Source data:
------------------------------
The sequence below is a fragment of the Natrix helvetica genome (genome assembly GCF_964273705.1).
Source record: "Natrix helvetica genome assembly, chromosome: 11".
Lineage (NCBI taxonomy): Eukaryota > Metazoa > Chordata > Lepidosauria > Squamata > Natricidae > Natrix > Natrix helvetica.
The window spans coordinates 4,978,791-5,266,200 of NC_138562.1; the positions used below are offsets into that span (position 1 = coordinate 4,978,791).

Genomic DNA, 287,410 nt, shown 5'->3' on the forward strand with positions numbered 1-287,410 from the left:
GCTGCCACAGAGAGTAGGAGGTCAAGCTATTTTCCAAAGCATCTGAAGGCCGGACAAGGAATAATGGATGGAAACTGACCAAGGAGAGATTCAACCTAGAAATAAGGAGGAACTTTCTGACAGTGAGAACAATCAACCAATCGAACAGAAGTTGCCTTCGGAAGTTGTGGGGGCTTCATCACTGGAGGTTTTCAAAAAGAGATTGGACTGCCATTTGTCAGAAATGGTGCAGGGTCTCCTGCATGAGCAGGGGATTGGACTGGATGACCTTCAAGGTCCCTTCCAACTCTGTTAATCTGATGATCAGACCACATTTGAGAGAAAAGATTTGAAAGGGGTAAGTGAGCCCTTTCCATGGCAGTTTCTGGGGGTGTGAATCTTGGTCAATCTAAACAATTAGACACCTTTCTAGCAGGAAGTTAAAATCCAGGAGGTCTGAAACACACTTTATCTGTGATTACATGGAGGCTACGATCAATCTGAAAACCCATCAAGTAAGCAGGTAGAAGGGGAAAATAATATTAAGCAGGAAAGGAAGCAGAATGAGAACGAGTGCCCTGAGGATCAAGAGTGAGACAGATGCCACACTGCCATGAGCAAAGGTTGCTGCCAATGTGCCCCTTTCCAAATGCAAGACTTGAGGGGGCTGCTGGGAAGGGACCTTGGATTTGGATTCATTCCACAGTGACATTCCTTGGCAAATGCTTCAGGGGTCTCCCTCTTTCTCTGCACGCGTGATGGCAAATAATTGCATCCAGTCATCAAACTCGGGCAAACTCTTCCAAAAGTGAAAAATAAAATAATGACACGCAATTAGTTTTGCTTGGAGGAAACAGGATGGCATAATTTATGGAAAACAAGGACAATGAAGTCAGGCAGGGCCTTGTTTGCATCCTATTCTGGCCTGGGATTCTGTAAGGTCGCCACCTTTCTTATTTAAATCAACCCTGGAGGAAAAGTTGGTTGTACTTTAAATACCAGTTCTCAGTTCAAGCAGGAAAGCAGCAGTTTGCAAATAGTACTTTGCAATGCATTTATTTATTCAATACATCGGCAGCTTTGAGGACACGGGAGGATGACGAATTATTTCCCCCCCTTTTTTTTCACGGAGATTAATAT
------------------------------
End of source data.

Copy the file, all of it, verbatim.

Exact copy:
The sequence below is a fragment of the Natrix helvetica genome (genome assembly GCF_964273705.1).
Source record: "Natrix helvetica genome assembly, chromosome: 11".
Lineage (NCBI taxonomy): Eukaryota > Metazoa > Chordata > Lepidosauria > Squamata > Natricidae > Natrix > Natrix helvetica.
The window spans coordinates 4,978,791-5,266,200 of NC_138562.1; the positions used below are offsets into that span (position 1 = coordinate 4,978,791).

Genomic DNA, 287,410 nt, shown 5'->3' on the forward strand with positions numbered 1-287,410 from the left:
GCTGCCACAGAGAGTAGGAGGTCAAGCTATTTTCCAAAGCATCTGAAGGCCGGACAAGGAATAATGGATGGAAACTGACCAAGGAGAGATTCAACCTAGAAATAAGGAGGAACTTTCTGACAGTGAGAACAATCAACCAATCGAACAGAAGTTGCCTTCGGAAGTTGTGGGGGCTTCATCACTGGAGGTTTTCAAAAAGAGATTGGACTGCCATTTGTCAGAAATGGTGCAGGGTCTCCTGCATGAGCAGGGGATTGGACTGGATGACCTTCAAGGTCCCTTCCAACTCTGTTAATCTGATGATCAGACCACATTTGAGAGAAAAGATTTGAAAGGGGTAAGTGAGCCCTTTCCATGGCAGTTTCTGGGGGTGTGAATCTTGGTCAATCTAAACAATTAGACACCTTTCTAGCAGGAAGTTAAAATCCAGGAGGTCTGAAACACACTTTATCTGTGATTACATGGAGGCTACGATCAATCTGAAAACCCATCAAGTAAGCAGGTAGAAGGGGAAAATAATATTAAGCAGGAAAGGAAGCAGAATGAGAACGAGTGCCCTGAGGATCAAGAGTGAGACAGATGCCACACTGCCATGAGCAAAGGTTGCTGCCAATGTGCCCCTTTCCAAATGCAAGACTTGAGGGGGCTGCTGGGAAGGGACCTTGGATTTGGATTCATTCCACAGTGACATTCCTTGGCAAATGCTTCAGGGGTCTCCCTCTTTCTCTGCACGCGTGATGGCAAATAATTGCATCCAGTCATCAAACTCGGGCAAACTCTTCCAAAAGTGAAAAATAAAATAATGACACGCAATTAGTTTTGCTTGGAGGAAACAGGATGGCATAATTTATGGAAAACAAGGACAATGAAGTCAGGCAGGGCCTTGTTTGCATCCTATTCTGGCCTGGGATTCTGTAAGGTCGCCACCTTTCTTATTTAAATCAACCCTGGAGGAAAAGTTGGTTGTACTTTAAATACCAGTTCTCAGTTCAAGCAGGAAAGCAGCAGTTTGCAAATAGTACTTTGCAATGCATTTATTTATTCAATACATCGGCAGCTTTGAGGACACGGGAGGATGACGAATTATTTCCCCCCCTTTTTTTTCACGGAGATTAATAT